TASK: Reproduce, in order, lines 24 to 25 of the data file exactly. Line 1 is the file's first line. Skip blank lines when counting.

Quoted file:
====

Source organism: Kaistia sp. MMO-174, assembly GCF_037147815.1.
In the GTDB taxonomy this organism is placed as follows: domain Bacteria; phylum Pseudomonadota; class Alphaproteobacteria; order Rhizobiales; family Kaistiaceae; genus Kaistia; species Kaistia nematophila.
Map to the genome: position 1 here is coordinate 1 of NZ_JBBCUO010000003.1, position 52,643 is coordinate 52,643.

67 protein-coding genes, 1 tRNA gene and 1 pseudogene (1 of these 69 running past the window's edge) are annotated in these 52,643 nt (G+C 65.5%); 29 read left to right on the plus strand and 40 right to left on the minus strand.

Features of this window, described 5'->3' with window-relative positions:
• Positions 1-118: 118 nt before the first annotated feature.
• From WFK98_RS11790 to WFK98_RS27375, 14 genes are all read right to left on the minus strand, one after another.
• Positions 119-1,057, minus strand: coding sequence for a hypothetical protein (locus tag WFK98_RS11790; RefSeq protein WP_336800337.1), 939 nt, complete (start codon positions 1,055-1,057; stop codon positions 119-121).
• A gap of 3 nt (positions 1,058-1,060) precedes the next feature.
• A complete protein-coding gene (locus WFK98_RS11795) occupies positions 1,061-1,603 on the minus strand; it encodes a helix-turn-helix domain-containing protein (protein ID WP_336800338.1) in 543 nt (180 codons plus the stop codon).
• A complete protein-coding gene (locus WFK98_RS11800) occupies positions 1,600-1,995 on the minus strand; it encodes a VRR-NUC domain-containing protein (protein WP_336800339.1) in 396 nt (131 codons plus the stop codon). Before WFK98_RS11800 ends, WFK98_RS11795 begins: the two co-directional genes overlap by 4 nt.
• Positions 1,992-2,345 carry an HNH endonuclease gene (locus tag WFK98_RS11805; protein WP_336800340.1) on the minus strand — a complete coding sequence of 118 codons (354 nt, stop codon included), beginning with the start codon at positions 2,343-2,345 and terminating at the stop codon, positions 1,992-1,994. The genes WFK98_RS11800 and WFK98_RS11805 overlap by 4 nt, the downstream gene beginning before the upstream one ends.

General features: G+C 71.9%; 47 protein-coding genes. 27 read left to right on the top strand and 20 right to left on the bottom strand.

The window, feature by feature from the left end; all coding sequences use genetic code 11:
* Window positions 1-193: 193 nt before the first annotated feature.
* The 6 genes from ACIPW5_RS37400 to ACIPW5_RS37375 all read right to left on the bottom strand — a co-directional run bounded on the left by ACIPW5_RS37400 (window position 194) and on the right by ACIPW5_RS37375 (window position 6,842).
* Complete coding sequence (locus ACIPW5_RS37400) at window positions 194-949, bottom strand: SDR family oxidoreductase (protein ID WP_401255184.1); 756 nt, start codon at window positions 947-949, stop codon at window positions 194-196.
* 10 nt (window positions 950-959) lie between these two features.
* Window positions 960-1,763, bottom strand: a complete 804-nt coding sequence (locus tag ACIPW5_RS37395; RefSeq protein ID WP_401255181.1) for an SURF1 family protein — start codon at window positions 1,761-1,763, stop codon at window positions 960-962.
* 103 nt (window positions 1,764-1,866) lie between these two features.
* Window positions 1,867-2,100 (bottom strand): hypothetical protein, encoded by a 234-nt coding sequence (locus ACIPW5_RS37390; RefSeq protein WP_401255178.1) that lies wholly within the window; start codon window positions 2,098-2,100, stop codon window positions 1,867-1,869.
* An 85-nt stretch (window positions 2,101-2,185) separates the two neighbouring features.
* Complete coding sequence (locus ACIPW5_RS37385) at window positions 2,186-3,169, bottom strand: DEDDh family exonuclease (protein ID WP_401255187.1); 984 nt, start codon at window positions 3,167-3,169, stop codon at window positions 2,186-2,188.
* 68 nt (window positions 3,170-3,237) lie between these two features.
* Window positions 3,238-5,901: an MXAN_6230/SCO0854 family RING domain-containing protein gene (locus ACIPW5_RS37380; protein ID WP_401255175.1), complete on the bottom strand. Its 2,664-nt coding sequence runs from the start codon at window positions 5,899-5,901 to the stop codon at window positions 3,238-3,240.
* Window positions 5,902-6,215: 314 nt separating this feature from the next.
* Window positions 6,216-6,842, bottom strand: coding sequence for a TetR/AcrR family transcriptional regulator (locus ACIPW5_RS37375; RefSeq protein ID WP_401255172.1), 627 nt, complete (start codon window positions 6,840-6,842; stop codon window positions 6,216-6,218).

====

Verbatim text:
* 68 nt (window positions 3,170-3,237) lie between these two features.
* Window positions 3,238-5,901: an MXAN_6230/SCO0854 family RING domain-containing protein gene (locus ACIPW5_RS37380; protein ID WP_401255175.1), complete on the bottom strand. Its 2,664-nt coding sequence runs from the start codon at window positions 5,899-5,901 to the stop codon at window positions 3,238-3,240.